Probate is the legal process of settling one’s estate after their death from beginning to end. There are many laws governing the process and depending on the value of the estate, it can get complicated. The process of probate includes the court authenticating the last will and testament, and the executor distributing the assets and satisfying any debts.
In most cases with a will, a specific person has been designated to be the executor, but if there isn’t a will, a close relative is typically appointed for the job to be the personal representative. The designated person can decline the responsibilities if they so choose and someone else can assume the duties.
Steps of probate
When a person dies, a case is opened in the county where he or she lived at the time of death. A relative presents the will to the probate court and submits an application for the probate process to begin. At that time, a judge will verify that the will is legitimate and set a date for a hearing. All listed beneficiaries are invited to attend the hearing and have the chance to object to what’s in the will being presented to the probate court.
Job of an executor
The court then gives approval to the executor to administer the will. The executor’s job is considerable and includes:
- Finding and securing the assets of the deceased. It’s important to note that if accounts or property are jointly owned, those are not subject to probate.
- Protecting those assets, such as keeping insurance current on the house or cars and securing other valuables in a safe location.
- Locating any financial statements and compiling a list of the assets.
- Contacting any creditors to give them a chance to file a claim on the estate.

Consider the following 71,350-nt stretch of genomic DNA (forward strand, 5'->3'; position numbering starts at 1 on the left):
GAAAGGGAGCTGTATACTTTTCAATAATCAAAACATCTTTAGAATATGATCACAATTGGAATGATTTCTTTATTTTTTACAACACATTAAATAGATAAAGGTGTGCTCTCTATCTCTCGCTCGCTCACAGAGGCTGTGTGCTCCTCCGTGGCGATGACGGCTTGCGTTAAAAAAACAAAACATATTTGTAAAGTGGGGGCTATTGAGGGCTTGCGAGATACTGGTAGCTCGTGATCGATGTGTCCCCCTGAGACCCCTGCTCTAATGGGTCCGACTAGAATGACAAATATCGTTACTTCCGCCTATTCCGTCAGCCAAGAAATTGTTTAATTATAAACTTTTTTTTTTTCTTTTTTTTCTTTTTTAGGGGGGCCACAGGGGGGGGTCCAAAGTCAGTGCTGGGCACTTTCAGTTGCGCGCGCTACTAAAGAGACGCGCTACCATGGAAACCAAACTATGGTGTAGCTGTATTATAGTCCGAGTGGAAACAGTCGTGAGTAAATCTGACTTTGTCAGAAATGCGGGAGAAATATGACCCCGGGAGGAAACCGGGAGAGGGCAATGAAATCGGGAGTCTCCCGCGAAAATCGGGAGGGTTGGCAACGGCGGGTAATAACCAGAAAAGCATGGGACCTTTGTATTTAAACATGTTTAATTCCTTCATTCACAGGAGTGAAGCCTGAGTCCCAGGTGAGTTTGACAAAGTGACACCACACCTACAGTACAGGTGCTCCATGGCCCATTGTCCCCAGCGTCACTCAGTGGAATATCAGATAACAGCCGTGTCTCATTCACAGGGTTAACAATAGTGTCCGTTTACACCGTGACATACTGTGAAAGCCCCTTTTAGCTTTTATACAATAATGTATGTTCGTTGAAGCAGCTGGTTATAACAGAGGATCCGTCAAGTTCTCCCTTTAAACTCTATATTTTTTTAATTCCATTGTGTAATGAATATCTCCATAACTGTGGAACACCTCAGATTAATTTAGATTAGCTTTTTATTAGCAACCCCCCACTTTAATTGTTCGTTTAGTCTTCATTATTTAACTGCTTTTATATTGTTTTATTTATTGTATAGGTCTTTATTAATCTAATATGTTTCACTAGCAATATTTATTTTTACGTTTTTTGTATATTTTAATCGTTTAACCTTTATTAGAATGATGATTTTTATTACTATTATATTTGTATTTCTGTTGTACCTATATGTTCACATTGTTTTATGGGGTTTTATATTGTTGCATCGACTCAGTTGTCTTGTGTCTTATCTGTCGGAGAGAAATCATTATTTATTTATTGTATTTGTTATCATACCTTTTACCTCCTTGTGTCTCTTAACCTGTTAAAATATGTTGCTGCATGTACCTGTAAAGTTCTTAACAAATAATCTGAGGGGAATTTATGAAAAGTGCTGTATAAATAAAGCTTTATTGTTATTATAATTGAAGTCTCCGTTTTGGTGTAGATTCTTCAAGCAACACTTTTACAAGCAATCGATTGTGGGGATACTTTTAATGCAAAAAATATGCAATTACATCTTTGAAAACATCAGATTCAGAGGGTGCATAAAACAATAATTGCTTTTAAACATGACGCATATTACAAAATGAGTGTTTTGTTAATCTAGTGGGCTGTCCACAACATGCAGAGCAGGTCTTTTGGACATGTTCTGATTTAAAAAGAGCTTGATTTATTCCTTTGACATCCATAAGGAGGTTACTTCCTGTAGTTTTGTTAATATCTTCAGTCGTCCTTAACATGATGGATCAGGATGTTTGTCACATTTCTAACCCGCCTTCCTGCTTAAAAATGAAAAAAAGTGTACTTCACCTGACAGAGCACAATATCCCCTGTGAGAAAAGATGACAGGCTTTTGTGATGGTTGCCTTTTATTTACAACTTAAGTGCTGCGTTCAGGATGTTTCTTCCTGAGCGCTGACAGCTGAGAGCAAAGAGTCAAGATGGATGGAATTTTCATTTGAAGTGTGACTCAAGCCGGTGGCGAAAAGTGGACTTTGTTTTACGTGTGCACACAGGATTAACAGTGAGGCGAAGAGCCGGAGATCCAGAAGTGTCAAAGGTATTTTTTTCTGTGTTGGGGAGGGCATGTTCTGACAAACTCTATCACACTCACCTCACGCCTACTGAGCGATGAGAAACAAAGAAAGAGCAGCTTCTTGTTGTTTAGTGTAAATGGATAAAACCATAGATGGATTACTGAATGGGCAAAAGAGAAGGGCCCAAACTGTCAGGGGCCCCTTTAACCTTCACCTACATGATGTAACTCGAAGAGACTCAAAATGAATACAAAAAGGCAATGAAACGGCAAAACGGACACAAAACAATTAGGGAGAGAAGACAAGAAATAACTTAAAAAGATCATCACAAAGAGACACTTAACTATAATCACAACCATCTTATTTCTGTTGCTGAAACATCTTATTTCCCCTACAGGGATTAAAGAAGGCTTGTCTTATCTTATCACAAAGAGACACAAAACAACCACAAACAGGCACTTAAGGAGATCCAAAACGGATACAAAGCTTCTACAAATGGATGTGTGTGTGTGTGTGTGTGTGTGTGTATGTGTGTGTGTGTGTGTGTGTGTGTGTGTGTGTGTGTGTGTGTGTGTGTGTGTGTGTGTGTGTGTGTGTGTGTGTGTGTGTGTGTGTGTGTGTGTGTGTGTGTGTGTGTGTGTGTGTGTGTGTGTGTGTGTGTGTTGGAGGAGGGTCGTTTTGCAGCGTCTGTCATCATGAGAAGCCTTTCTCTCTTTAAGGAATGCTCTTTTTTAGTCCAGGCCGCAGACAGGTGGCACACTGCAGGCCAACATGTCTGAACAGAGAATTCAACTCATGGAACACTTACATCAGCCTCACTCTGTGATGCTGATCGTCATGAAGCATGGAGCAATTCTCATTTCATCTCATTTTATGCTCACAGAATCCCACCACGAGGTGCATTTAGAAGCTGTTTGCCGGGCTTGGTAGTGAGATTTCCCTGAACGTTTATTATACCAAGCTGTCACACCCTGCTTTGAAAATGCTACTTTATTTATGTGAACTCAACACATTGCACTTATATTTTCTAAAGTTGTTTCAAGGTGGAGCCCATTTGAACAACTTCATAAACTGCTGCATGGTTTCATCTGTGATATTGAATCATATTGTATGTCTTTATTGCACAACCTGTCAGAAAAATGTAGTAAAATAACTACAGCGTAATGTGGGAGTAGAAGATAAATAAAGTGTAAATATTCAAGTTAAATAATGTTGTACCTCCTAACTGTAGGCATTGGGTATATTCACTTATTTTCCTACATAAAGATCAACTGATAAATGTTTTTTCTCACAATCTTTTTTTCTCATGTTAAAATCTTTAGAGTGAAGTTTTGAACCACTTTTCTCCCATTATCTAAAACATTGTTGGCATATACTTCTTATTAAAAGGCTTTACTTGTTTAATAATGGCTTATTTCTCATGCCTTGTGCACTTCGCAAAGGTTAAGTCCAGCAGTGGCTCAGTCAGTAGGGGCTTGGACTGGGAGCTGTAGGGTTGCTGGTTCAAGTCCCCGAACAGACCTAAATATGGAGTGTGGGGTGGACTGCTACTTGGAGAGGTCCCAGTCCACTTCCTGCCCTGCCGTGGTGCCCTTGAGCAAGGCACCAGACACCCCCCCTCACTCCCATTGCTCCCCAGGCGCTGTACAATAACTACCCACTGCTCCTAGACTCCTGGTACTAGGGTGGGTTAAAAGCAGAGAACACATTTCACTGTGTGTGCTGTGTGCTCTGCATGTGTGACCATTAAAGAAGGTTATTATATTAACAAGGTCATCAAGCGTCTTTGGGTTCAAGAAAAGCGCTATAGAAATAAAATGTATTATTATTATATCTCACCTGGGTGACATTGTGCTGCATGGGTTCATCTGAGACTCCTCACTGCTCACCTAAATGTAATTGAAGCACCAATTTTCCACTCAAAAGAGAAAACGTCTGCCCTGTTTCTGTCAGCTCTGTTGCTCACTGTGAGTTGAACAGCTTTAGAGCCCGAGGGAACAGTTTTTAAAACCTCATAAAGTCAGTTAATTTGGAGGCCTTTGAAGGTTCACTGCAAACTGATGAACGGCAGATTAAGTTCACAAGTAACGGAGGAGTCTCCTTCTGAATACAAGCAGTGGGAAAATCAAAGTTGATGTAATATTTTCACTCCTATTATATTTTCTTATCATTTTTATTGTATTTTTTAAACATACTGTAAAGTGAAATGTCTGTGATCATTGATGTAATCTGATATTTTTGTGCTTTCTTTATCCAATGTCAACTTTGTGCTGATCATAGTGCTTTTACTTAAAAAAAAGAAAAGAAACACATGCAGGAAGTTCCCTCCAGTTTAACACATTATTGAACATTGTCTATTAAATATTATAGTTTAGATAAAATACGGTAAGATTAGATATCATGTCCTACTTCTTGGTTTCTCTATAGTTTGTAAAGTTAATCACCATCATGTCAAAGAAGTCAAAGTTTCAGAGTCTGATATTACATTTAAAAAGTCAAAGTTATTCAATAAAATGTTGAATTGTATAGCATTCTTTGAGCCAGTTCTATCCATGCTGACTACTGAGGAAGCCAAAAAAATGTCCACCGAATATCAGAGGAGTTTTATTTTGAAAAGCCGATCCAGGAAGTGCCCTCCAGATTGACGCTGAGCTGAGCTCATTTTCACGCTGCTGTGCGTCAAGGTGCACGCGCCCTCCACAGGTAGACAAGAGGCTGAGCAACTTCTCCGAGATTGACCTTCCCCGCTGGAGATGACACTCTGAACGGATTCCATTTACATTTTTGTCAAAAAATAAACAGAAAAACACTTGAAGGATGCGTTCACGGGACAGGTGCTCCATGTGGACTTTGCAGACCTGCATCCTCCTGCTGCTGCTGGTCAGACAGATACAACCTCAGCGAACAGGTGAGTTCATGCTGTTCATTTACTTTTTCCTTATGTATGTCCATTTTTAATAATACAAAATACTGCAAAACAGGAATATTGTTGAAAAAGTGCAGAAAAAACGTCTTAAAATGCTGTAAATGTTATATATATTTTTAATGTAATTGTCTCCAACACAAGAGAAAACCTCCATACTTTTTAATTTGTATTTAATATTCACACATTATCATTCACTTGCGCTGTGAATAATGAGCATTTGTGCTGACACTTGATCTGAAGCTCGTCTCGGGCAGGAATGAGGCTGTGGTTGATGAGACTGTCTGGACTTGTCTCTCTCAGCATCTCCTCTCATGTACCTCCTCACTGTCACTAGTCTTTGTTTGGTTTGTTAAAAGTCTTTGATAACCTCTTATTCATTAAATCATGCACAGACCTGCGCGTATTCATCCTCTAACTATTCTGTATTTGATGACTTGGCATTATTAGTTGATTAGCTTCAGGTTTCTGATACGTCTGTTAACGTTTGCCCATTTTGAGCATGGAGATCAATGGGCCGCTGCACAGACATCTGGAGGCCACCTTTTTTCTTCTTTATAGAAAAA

- Satisfying any debts and paying tax bills.
- Distributing the assets and property to the beneficiaries as specified.
- Closing the estate once everything has been paid and settled.
The probate process ends when the will is settled, meaning the assets of the estate are distributed and all debts are satisfied. Probate can take anywhere from months to years depending on the size of the estate.
If there isn’t a will, Minnesota’s intestate laws apply. With a will, property and assets go to beneficiaries according to the decedent’s wishes but when there isn’t a will, the intestate laws give the property to relatives according to the order of succession (the children and grandchildren first and so on.)
Seek professional help
Having a will doesn’t help your survivors to avoid the probate process – it happens either way – but you can avoid probate by having a trust instead of a will. It’s best to consult your attorney about your options.
The job of an executor can be overwhelming with the many tasks and responsibilities involved. If you are the executor of a will, a skilled estate attorney can guide you through this process to help you find assets, determine their value, meet deadlines, stay on track and ensure the best possible outcome.